“What is it?!” I repeat endlessly to myself, pacing around my living room. “Maybe I needed to email someone, or I’m missing an assignment that’s due. Did I need to schedule an appointment with somebody? I hope it’s not mom or dad’s birthday—OH NO. Please don’t let it be my anniversary!”
I’m forgetting something. Something that I need to be doing, or thinking about, or planning…it’s right on the edge of my mind, but I just can’t make out what it is. “It’s in moments like this,” I ponder, “that I wonder if my brain cells just meet every morning to discuss what they’re going to forget—” And then it hits me like a ton of bricks. Meet. Meeting.
THE MONTHLY COMMITTEE MEETING.
How could I forget? It’s the first Tuesday of every month! OK, there’s no time to grab any food—I need to hit the road. I hope traffic is forgiving…
I think we have all had those moments of forgetfulness, but they don’t always have happy endings. We miss meetings, birthdays, appointments, and it’s not always because we forget. Sometimes we just have too many things to juggle. Responsibilities pull us in ten different directions simultaneously, and we end up dropping the ball on something. This awkward juggling act seems to be my performance on this year’s stage.
It all sounds appealing at first: “Want to run as an officer for this organization?” Absolutely! “How about this one, too?” Of course! “We think you’d be a good fit as blog co-editor.” I’d love the opportunity! “Hey, here’s an innovative idea.” Let me take point on that!
And that’s just the extracurricular stuff. Of course at the very base of your responsibilities is a little thing called medical school. Your mind hasn’t truly juggled until it’s being asked to add 200 more flashcard facts every day to keep up in the air, hoping some of them will just bounce right on into the long-term memory pile.
And then of course is your life outside of medicine: friends, family, church, and hobbies. As a newly married man, I have the beautiful opportunity to create a new family. But that’s a huge responsibility as well—one that I cherish and need to take time for. I cannot neglect my wife, my home, or my health and exercise. I need (and want) to maintain friendships here and those relationships with family out-of-state. And, of course, above all is my need to attend to my spiritual needs and my relationship with God.
So naturally the question becomes: “How can I possibly juggle all these things?” I think the answer is simple.
At least, not in the way that us Type-A personalities are used to. Let me explain. If you’re in med school or on the path to med school, more often than not, you’re used to setting your mind on a goal, and then going out and getting it done. Group project? I got it. Test in two weeks? On it. Taking lead on some initiative? Done. Whatever it is, you give your all in the things that you involve yourself in. The problem is that the further you travel on this path, the more opportunities (read: responsibilities) there are that await you. And if you’re like me, you’ll plunge head-first into all of them only to realize too late that you only receive 24 hours in a day.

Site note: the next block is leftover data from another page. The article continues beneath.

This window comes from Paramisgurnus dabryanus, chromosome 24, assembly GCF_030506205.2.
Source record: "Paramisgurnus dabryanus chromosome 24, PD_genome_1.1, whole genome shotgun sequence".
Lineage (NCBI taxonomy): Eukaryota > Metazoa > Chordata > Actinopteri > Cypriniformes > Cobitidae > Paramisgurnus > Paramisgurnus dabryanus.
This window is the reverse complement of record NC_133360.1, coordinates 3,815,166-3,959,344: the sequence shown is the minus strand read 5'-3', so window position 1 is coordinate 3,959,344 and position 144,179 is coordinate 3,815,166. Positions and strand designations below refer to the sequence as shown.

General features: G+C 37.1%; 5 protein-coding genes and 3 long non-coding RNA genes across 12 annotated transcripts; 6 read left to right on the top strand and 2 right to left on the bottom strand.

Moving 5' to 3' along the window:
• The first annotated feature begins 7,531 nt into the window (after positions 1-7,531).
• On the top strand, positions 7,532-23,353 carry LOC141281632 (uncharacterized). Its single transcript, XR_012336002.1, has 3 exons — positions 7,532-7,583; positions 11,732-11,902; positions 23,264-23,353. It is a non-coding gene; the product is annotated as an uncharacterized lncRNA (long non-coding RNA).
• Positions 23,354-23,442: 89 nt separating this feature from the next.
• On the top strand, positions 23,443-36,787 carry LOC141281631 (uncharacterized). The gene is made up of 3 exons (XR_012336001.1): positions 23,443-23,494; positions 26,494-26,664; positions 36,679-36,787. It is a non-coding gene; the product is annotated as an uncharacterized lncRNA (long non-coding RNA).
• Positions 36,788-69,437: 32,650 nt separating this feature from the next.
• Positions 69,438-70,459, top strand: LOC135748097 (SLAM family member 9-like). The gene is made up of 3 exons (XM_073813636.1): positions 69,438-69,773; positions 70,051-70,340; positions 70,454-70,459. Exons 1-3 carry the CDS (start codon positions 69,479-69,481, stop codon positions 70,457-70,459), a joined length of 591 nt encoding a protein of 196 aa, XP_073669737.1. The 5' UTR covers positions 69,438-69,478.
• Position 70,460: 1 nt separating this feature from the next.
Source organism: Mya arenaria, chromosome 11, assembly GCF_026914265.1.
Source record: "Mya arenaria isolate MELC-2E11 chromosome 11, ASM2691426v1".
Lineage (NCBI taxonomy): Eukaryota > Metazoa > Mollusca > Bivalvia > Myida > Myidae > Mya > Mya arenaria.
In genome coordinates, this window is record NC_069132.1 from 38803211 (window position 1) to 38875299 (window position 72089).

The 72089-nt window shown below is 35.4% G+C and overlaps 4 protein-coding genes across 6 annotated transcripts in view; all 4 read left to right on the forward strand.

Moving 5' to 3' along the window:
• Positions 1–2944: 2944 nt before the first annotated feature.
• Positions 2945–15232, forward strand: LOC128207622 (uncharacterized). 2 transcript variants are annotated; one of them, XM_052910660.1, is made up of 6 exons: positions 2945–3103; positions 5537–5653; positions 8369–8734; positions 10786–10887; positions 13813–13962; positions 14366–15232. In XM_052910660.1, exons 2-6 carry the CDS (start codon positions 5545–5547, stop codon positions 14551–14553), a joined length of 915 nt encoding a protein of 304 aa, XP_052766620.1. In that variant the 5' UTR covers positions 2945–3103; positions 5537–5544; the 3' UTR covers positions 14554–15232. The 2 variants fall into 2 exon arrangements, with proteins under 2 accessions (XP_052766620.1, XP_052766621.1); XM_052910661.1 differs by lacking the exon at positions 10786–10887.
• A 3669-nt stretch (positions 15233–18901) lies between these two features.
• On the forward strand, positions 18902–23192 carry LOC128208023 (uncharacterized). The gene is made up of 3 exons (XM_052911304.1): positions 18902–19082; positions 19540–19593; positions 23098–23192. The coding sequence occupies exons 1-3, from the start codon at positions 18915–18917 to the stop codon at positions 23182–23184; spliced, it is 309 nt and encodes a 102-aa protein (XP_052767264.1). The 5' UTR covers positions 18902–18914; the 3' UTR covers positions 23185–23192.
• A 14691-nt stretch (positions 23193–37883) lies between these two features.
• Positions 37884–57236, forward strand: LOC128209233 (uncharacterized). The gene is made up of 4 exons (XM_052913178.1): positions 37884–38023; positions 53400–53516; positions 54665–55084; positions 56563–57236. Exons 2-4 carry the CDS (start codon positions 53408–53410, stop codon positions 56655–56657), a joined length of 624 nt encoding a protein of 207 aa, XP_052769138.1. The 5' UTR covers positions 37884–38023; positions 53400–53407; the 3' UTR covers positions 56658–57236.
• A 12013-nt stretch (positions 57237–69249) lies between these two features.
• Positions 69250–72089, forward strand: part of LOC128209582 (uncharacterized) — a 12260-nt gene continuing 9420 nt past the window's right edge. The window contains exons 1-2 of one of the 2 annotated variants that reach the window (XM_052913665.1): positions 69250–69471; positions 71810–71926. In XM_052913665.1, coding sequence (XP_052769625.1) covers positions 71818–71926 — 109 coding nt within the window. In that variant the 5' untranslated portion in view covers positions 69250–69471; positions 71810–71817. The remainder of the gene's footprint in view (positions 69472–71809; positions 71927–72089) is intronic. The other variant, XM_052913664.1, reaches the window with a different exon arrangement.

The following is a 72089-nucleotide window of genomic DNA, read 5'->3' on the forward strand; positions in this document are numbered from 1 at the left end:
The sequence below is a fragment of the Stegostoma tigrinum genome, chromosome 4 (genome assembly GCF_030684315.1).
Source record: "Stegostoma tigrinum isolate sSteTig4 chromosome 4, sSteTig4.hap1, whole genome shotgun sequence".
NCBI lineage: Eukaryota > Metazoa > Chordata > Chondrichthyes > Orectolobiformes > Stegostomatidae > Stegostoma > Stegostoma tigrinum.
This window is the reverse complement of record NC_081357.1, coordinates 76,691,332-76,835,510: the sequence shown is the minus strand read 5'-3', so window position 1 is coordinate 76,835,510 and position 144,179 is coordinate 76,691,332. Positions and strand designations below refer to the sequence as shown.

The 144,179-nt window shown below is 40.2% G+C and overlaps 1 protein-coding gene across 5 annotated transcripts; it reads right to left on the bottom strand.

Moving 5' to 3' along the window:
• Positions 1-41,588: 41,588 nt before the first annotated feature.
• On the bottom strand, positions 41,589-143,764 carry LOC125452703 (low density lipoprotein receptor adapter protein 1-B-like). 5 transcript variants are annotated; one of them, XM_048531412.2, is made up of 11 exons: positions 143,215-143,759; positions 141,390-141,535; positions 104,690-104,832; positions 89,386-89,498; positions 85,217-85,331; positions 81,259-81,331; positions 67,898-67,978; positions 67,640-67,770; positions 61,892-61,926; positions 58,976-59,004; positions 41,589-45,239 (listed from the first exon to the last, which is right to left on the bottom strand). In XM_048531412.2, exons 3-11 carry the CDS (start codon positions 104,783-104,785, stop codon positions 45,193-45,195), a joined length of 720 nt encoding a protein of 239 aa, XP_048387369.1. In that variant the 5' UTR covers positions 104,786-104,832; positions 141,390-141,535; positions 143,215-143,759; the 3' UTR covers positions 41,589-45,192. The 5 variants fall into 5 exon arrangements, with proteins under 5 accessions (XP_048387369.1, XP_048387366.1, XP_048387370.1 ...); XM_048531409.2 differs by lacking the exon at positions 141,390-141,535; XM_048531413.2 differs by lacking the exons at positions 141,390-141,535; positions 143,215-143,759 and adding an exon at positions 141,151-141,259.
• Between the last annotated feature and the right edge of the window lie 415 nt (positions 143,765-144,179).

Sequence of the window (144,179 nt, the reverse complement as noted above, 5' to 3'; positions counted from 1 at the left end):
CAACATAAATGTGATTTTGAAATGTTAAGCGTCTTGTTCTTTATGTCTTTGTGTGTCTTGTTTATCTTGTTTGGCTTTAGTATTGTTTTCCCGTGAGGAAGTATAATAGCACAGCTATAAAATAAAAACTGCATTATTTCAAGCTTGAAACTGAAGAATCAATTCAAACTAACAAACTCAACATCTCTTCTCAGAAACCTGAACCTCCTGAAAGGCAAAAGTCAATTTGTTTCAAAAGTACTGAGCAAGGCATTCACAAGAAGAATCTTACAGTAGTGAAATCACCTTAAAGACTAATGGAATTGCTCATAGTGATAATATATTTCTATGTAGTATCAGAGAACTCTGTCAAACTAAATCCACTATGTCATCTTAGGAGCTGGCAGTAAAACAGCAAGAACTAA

What does this look like? It means something drops, and not always in the most catastrophic ways. Grades slip a little. Friends start to drift. Family doesn’t get as much time. Sleep or health begin to deteriorate. But for a lot of us, that’s unacceptable. We don’t want to be “average students,” “mediocre husbands,” or even “unhealthy doctors.” But involve yourself in everything, and that’s what will happen, because every opportunity cannot get your all every single time. It’s like the old adage: “Jack of all trades, master of none.” Time simply won’t allow it.
So what do we do?
What do I care about most? OK, so I can’t be the best writer, the best doctor, the best administrative leader, and the best husband. But what matters to me individually? What are my biggest passions, and what things can I let another person take up the reins?
For me, I want to be a great doctor. I want to be an amazing husband and father. I also want to function without needing a caffeine drip in my veins! Does this mean sacrifices won’t come? Of course not. Life is about finding a balance between the things we care about, and that often requires sacrifice. But we should be absolutely sure that whatever cause we’re sacrificing for is worth the cost. Otherwise, you’ll be here with me, echoing the words of Bilbo Baggins: “I feel thin, sort of stretched, like butter scraped over too much bread.” In other words:
Juggle what matters.
Formerly from the Baltimore area, I graduated from Bob Jones University with a degree in pre-med. Having interacted through MedEx with the faculty and students, I knew the doctor USCSOMG will graduate was the doctor I wanted to become. If I’m not hitting the books, you can probably find me spending time with my better half or on the basketball court. It is an honor and a privilege to be a member of the class of 2018, and I’m excited to share my passion for emergency medicine and health education with my peers. “To whom much is given, much more shall be required.”
Copyright 2014 USC School of Medicine Greenville